Alberta Health reported two new COVID-19 deaths in Red Deer Friday. (Image courtesy CDC)
Two more deaths linked to Olymel outbreak in Red Deer

Province reported 356 additional COVID-19 cases Friday

Alberta Premier Jason Kenney speaks during a news conference in Edmonton on Feb. 24, 2020. It’s budget day in the province, and Kenney’s United Conservative government is promising more help in the fight against COVID, but more red ink on the bottom line. THE CANADIAN PRESS/Jason Franson
Alberta’s budget promises more help for COVID-19 with a hard deficit

Annual spending on debt interest is closing in on $3 billion

Alberta reported an additional 399 cases of COVID-19 Thursday, on 9,217 tests, for a test positivity rate of 4.3 per cent. (Image courtesy CDC)
Red Deer down to 562 active COVID-19 cases

8 new COVID-19 deaths, 399 additional COVID-19 cases

(File photo/Lauren Collins Vana)
Ponoka cat owners have until July 1, 2021 to purchase licenses

Town council passed new Animal Control Bylaw Feb. 23

City of Red Deer has nearly doubled its active COVID-19 case count since Feb. 10 and has 75.6 per cent of the Central zone’s active cases. (File photo)
Another new high: Red Deer hits 574 active COVID-19 cases

Province reports 13 new COVID-19 deaths, 430 new cases

Bookings for COVID-19 vaccines for people age 75 or older start Wednesday. (File photo by THE CANADIAN PRESS)
Updated: Delays for seniors booking for vaccine appointments

By 9:20 a.m. Wednesday, 4,500 seniors had booked their appointments

A helicopter flies past a mountain near McBride, B.C., on Saturday January 30, 2016. THE CANADIAN PRESS/Darryl Dyck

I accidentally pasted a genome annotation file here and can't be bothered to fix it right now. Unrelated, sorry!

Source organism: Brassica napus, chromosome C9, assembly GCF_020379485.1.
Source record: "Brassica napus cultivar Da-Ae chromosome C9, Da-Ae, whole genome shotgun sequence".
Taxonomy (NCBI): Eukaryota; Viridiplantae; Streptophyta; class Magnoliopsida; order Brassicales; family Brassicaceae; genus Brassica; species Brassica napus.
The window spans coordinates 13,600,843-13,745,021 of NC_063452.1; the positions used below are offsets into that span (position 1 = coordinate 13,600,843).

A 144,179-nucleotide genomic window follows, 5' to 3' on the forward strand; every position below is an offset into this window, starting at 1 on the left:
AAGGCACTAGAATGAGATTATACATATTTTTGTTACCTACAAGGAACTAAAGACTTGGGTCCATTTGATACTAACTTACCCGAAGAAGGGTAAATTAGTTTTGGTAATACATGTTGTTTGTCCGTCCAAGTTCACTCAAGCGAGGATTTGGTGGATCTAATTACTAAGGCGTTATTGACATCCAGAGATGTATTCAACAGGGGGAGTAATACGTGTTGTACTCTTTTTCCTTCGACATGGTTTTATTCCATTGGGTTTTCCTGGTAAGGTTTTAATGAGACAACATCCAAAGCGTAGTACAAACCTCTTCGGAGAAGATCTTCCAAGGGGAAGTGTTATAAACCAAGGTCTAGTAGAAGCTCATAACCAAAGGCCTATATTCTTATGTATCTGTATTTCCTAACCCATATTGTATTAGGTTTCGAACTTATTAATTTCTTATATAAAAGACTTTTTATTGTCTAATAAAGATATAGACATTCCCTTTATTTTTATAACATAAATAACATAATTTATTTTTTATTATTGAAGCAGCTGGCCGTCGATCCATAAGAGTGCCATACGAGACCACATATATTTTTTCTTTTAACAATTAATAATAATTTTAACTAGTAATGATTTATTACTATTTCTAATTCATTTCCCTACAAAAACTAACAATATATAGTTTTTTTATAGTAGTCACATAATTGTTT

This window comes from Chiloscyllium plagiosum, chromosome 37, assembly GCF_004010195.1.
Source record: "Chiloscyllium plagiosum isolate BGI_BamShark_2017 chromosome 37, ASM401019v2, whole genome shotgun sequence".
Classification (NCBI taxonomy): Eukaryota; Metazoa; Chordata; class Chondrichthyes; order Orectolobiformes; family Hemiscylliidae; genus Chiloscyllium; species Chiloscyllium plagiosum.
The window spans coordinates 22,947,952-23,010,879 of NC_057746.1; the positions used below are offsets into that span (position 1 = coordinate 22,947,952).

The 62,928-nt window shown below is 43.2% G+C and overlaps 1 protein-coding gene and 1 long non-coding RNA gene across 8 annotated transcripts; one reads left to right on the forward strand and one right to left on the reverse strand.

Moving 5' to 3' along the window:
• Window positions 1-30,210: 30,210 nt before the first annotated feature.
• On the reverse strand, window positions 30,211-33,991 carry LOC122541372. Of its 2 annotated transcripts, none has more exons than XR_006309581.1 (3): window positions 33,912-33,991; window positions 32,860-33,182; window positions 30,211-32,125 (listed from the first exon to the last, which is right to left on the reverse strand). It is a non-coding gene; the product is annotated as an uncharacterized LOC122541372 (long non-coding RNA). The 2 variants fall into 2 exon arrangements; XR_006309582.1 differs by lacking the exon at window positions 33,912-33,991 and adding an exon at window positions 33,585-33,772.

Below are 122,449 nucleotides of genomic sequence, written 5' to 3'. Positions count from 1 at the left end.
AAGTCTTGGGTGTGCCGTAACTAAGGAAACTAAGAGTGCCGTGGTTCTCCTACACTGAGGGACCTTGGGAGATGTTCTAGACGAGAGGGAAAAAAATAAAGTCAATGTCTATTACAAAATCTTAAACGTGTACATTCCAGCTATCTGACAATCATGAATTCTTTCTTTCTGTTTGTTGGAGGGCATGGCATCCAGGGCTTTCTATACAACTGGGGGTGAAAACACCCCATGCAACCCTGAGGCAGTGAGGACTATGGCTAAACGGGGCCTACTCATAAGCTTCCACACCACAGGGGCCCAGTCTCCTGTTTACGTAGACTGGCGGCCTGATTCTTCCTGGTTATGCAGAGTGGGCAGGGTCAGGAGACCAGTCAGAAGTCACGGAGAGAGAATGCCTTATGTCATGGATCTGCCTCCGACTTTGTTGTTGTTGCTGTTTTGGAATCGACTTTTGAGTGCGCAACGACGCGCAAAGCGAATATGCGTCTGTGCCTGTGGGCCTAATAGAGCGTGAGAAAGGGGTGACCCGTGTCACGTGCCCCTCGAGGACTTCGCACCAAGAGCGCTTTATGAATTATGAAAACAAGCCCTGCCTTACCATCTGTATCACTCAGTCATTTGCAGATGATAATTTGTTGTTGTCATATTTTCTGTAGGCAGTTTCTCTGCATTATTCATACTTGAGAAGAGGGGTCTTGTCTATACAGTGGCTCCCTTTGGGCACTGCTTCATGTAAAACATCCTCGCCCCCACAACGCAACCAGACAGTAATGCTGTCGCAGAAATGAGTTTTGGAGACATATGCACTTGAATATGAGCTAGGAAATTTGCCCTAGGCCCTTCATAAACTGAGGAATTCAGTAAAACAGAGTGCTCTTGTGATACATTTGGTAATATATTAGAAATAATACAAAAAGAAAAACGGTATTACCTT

Avalanche warning for backcountry users in North and South Rockies

Avalanche Canada is urging backcountry users to always check their regional avalanche forecasts

Supporters pray outside court in Stony Plain, Alta., on Wednesday, Feb. 24, 2021, as a trial date was set for Pastor James Coates of GraceLife Church. He is charged with holding Sunday services in violation of Alberta’s COVID-19 rules and with breaking conditions of his bail release. THE CANADIAN PRESS/Jason Franson
Trial date for jailed Alberta pastor charged with breaking COVID-19 health orders

The court says it will reconvene with lawyers on March 5 for a case management plan by teleconference

A pharmacist prepares a COVID-19 vaccine at Village Green Retirement Campus in Federal Way on Jan. 26. (Olivia Sullivan/Sound Publishing)
Canada approves use of AstraZeneca’s COVID-19 vaccine

The country joins more than a dozen others in giving the shot the green light

Emily Keeping of Wetaskiwin, Alta., was last seen at 4:20 p.m. on Feb. 25, 2021 at the FasGas on 49 St and 50 Ave in Wetaskiwin. Supplied/ Wetaskiwin RCMP.
UPDATE: Wetaskiwin RCMP seek assistance in locating missing 11-year-old

Emily Keeping was last seen on Feb. 25, 2021 at the FasGas on 49 St and 50 Ave in Wetaskiwin.

Sylvan Lake's Winter Village lured many visitors to the town this winter. The town has launched a new contest to attract a new business.
(Black Press file photo)
Sylvan Lake offering rent-free storefront space to lure new businesses

Winning business proposal will get a storefront space rent-free for a year

Alberta premier Jason Kenney, right and Doug Schweitzer, Minister of Justice and Solicitor General, provide details about Bill 13, the Alberta Senate Election Act., in Edmonton Alta, on Wednesday June 26, 2019. THE CANADIAN PRESS/Jason Franson
Minister Doug Schweitzer talks on Enhanced COVID-19 Business Benefit

Provincial government rolling out new benefit this April to better help small businesses.

NDP leader Jagmeet Singh holds a press conference on Parliament Hill in Ottawa on Wednesday, Feb. 24, 2021. THE CANADIAN PRESS/Sean Kilpatrick
NDP will not trigger election as long as pandemic continues: Singh

‘“We will vote to keep the government going’

Mike Ammeter (Photo by Rebecca Hadfield)
Sylvan Lake man elected chair of Canadian Canola Growers Association

Mike Ammeter is a local farmer located near the Town of Sylvan Lake

Most Read